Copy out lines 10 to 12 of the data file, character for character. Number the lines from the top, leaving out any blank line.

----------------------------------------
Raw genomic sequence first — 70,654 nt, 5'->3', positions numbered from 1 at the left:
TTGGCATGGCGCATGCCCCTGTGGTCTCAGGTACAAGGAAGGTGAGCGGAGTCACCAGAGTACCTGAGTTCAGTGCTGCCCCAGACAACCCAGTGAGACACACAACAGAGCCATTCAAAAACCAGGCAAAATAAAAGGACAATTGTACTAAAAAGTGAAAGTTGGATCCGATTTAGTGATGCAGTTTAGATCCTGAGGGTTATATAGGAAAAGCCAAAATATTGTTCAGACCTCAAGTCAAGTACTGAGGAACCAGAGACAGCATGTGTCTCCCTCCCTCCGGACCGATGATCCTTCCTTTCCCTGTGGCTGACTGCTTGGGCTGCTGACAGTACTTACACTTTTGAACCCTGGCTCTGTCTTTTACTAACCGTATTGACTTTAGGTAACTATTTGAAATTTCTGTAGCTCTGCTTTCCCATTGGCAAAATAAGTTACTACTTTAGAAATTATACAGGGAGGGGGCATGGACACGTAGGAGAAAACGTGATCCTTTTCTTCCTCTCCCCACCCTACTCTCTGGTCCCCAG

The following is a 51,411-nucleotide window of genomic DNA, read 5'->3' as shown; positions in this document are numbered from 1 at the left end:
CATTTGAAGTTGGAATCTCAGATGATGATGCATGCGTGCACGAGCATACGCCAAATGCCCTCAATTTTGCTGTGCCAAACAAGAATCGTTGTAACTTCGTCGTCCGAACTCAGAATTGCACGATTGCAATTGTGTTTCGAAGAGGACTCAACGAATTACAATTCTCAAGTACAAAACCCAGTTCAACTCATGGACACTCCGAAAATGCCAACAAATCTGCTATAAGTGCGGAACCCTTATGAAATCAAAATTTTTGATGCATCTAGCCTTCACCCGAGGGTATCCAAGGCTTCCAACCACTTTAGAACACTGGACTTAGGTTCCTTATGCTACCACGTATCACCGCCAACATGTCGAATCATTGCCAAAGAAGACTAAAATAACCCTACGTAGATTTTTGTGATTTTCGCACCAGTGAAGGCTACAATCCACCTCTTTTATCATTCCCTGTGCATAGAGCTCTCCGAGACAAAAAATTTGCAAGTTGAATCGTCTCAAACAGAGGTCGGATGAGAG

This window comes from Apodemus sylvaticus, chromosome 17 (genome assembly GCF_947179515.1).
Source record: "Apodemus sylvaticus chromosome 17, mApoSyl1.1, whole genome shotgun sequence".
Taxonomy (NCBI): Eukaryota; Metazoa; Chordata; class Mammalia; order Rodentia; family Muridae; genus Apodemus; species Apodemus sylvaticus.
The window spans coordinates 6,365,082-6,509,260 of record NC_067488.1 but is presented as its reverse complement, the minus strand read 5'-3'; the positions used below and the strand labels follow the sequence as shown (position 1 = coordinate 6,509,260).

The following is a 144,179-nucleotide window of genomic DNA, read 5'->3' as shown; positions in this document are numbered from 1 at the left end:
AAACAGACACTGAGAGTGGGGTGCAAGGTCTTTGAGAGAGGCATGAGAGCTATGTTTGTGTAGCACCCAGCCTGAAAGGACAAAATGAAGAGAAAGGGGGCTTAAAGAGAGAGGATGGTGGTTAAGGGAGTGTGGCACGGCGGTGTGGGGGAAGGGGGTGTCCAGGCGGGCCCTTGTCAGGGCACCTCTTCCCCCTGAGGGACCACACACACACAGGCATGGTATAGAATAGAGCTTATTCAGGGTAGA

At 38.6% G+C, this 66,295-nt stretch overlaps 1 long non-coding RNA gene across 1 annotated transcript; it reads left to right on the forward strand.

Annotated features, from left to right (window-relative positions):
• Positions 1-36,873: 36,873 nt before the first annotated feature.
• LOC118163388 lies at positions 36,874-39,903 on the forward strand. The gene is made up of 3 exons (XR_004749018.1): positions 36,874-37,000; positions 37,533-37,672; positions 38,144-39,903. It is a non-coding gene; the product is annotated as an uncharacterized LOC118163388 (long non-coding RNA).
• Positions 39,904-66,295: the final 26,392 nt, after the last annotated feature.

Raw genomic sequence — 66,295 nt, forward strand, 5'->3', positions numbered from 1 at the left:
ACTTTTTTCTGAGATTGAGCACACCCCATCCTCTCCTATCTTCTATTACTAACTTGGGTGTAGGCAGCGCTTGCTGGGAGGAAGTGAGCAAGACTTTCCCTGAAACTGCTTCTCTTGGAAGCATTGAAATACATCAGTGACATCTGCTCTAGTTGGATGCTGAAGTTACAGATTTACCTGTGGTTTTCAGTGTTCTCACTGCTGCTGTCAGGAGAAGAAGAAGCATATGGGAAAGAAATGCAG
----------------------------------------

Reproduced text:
AAACAGACACTGAGAGTGGGGTGCAAGGTCTTTGAGAGAGGCATGAGAGCTATGTTTGTGTAGCACCCAGCCTGAAAGGACAAAATGAAGAGAAAGGGGGCTTAAAGAGAGAGGATGGTGGTTAAGGGAGTGTGGCACGGCGGTGTGGGGGAAGGGGGTGTCCAGGCGGGCCCTTGTCAGGGCACCTCTTCCCCCTGAGGGACCACACACACACAGGCATGGTATAGAATAGAGCTTATTCAGGGTAGA

At 38.6% G+C, this 66,295-nt stretch overlaps 1 long non-coding RNA gene across 1 annotated transcript; it reads left to right on the forward strand.

Annotated features, from left to right (window-relative positions):